Public Assets Institute At 2.4 percent, Vermont’s February unemployment rate was tied with three other states for the lowest in the country. The rate was also the lowest on record for Vermont since at least 1976, when the Bureau of Labor Statistics began tracking unemployment. Joblessness has been steadily declining since mid-2009, when it reached 6.9 percent. And not only are fewer Vermonters unemployed, the total number of Vermonters working has also been ticking upward for three months.
Vermont’s median wage increased by 2.8 percent, after adjusting for inflation, from 2017 to 2018. That was the state’s largest annual wage rise in four years. It was higher than growth in the US overall, which saw an increase of 1.5 percent last year. Despite recording the second-highest rise of the New England states (tied with New Hampshire), Vermont’s median wage was the second lowest in New England last year, at $19.70. Half of workers earn more than the median wage and half earn less.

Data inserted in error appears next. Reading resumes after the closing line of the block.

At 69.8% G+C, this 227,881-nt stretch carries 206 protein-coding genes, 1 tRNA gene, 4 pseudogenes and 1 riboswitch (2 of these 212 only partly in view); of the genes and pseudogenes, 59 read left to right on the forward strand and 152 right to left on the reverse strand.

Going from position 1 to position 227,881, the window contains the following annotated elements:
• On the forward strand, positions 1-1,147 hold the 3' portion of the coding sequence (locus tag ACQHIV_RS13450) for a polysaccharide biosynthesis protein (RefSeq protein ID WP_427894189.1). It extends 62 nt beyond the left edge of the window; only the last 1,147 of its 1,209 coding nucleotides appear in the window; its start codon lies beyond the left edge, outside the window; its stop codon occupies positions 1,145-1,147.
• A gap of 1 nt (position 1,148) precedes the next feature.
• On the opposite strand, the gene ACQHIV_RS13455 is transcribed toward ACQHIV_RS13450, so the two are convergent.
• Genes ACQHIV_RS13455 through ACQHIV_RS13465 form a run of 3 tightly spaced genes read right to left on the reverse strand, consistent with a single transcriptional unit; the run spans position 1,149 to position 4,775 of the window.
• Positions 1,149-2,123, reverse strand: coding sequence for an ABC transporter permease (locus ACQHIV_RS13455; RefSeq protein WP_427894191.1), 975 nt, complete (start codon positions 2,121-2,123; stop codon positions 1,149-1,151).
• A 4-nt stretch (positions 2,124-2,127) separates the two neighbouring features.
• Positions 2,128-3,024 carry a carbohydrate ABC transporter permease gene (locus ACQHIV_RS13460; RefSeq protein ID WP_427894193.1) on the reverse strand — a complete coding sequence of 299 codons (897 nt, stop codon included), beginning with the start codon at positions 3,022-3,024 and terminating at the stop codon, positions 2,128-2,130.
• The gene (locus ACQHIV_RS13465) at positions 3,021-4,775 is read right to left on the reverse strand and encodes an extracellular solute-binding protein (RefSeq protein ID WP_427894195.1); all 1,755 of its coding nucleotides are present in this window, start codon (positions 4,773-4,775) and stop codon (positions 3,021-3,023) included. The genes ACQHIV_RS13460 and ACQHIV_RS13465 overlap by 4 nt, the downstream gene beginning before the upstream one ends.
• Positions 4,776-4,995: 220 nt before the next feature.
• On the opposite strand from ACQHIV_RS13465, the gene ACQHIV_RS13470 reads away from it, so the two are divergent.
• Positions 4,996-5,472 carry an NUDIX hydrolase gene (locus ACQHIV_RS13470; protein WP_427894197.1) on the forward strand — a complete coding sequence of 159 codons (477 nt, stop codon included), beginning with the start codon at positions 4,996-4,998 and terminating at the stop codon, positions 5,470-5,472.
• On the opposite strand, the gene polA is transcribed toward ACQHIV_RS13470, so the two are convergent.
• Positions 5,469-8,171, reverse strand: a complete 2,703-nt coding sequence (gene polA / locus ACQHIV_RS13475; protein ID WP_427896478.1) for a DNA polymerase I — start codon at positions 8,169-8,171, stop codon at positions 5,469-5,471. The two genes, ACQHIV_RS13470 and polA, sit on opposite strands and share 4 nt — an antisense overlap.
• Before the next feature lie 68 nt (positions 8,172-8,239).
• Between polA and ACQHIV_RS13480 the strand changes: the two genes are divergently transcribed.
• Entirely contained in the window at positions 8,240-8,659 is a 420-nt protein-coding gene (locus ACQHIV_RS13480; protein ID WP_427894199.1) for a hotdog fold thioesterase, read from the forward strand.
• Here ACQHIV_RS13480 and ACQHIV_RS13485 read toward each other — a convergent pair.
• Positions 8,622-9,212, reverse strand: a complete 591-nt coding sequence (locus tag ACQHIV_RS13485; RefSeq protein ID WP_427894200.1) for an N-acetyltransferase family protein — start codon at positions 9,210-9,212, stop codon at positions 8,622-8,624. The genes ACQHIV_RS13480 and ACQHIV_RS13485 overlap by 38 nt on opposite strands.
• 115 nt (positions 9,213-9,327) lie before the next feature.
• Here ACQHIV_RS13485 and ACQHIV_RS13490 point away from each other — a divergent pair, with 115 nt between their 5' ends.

The share of Vermont workers with college degrees increased again in 2018, bringing it into the top five states. New data show that 44.2 percent of Vermont’s labor force had a bachelor’s degree or higher. That was an increase from 2013, when 38.3 percent of Vermonters working or actively seeking work had at least a BA or equivalent degree. The 2018 Vermont rate is higher than the US average—37.1 percent—and lower than the New England average of 45.4 percent.